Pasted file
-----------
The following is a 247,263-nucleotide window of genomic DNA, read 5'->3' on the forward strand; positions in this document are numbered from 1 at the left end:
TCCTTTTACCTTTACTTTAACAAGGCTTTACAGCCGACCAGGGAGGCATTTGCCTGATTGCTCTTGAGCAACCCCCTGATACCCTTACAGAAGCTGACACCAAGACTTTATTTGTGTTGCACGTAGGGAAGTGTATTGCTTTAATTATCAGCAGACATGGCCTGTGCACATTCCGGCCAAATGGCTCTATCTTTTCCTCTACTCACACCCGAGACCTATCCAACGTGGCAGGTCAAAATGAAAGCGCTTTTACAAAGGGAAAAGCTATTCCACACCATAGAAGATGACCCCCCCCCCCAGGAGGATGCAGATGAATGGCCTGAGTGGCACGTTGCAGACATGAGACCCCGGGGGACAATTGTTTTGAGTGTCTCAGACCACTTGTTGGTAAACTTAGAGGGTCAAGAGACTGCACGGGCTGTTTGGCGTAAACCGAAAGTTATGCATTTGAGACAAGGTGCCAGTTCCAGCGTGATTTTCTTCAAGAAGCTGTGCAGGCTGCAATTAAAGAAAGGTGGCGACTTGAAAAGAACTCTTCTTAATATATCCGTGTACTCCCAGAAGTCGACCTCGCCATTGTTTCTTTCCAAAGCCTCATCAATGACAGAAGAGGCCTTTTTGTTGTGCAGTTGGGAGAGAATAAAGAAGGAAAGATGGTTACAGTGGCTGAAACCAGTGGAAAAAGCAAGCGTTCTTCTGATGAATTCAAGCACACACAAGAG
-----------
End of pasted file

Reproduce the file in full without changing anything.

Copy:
The following is a 247,263-nucleotide window of genomic DNA, read 5'->3' on the forward strand; positions in this document are numbered from 1 at the left end:
TCCTTTTACCTTTACTTTAACAAGGCTTTACAGCCGACCAGGGAGGCATTTGCCTGATTGCTCTTGAGCAACCCCCTGATACCCTTACAGAAGCTGACACCAAGACTTTATTTGTGTTGCACGTAGGGAAGTGTATTGCTTTAATTATCAGCAGACATGGCCTGTGCACATTCCGGCCAAATGGCTCTATCTTTTCCTCTACTCACACCCGAGACCTATCCAACGTGGCAGGTCAAAATGAAAGCGCTTTTACAAAGGGAAAAGCTATTCCACACCATAGAAGATGACCCCCCCCCCCAGGAGGATGCAGATGAATGGCCTGAGTGGCACGTTGCAGACATGAGACCCCGGGGGACAATTGTTTTGAGTGTCTCAGACCACTTGTTGGTAAACTTAGAGGGTCAAGAGACTGCACGGGCTGTTTGGCGTAAACCGAAAGTTATGCATTTGAGACAAGGTGCCAGTTCCAGCGTGATTTTCTTCAAGAAGCTGTGCAGGCTGCAATTAAAGAAAGGTGGCGACTTGAAAAGAACTCTTCTTAATATATCCGTGTACTCCCAGAAGTCGACCTCGCCATTGTTTCTTTCCAAAGCCTCATCAATGACAGAAGAGGCCTTTTTGTTGTGCAGTTGGGAGAGAATAAAGAAGGAAAGATGGTTACAGTGGCTGAAACCAGTGGAAAAAGCAAGCGTTCTTCTGATGAATTCAAGCACACACAAGAG